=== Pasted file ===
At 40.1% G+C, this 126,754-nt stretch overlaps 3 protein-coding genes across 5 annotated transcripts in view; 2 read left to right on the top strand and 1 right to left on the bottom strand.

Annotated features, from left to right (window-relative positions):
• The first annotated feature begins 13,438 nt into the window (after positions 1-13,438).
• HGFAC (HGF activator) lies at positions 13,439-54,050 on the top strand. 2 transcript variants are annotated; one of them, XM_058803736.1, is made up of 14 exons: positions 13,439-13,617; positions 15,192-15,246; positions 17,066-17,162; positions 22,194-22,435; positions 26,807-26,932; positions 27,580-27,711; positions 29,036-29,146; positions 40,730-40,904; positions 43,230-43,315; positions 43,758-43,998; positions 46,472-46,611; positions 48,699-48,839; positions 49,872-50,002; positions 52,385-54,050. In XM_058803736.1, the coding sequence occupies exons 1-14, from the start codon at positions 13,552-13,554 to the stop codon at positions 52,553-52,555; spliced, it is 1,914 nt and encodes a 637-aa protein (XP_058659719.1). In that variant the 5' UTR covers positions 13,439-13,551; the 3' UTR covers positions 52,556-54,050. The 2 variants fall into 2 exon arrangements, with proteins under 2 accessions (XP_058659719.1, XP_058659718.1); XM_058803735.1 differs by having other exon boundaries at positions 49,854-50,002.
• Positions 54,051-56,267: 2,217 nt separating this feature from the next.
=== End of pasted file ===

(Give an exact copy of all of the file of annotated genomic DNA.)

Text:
At 40.1% G+C, this 126,754-nt stretch overlaps 3 protein-coding genes across 5 annotated transcripts in view; 2 read left to right on the top strand and 1 right to left on the bottom strand.

Annotated features, from left to right (window-relative positions):
• The first annotated feature begins 13,438 nt into the window (after positions 1-13,438).
• HGFAC (HGF activator) lies at positions 13,439-54,050 on the top strand. 2 transcript variants are annotated; one of them, XM_058803736.1, is made up of 14 exons: positions 13,439-13,617; positions 15,192-15,246; positions 17,066-17,162; positions 22,194-22,435; positions 26,807-26,932; positions 27,580-27,711; positions 29,036-29,146; positions 40,730-40,904; positions 43,230-43,315; positions 43,758-43,998; positions 46,472-46,611; positions 48,699-48,839; positions 49,872-50,002; positions 52,385-54,050. In XM_058803736.1, the coding sequence occupies exons 1-14, from the start codon at positions 13,552-13,554 to the stop codon at positions 52,553-52,555; spliced, it is 1,914 nt and encodes a 637-aa protein (XP_058659719.1). In that variant the 5' UTR covers positions 13,439-13,551; the 3' UTR covers positions 52,556-54,050. The 2 variants fall into 2 exon arrangements, with proteins under 2 accessions (XP_058659719.1, XP_058659718.1); XM_058803735.1 differs by having other exon boundaries at positions 49,854-50,002.
• Positions 54,051-56,267: 2,217 nt separating this feature from the next.